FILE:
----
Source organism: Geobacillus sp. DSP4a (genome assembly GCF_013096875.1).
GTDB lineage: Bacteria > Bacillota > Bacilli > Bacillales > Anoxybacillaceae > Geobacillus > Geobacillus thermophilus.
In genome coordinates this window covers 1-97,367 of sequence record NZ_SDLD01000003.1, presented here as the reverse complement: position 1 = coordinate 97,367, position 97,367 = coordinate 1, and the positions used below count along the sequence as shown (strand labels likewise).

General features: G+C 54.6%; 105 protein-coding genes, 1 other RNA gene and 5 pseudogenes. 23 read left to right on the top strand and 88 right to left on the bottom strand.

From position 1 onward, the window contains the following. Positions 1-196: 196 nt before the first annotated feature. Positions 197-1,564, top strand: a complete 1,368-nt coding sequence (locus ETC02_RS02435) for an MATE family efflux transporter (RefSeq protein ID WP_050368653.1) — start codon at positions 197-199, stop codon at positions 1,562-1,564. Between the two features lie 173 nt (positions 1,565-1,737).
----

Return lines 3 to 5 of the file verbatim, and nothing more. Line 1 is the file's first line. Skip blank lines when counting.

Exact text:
In genome coordinates this window covers 1-97,367 of sequence record NZ_SDLD01000003.1, presented here as the reverse complement: position 1 = coordinate 97,367, position 97,367 = coordinate 1, and the positions used below count along the sequence as shown (strand labels likewise).

General features: G+C 54.6%; 105 protein-coding genes, 1 other RNA gene and 5 pseudogenes. 23 read left to right on the top strand and 88 right to left on the bottom strand.

From position 1 onward, the window contains the following. Positions 1-196: 196 nt before the first annotated feature. Positions 197-1,564, top strand: a complete 1,368-nt coding sequence (locus ETC02_RS02435) for an MATE family efflux transporter (RefSeq protein ID WP_050368653.1) — start codon at positions 197-199, stop codon at positions 1,562-1,564. Between the two features lie 173 nt (positions 1,565-1,737).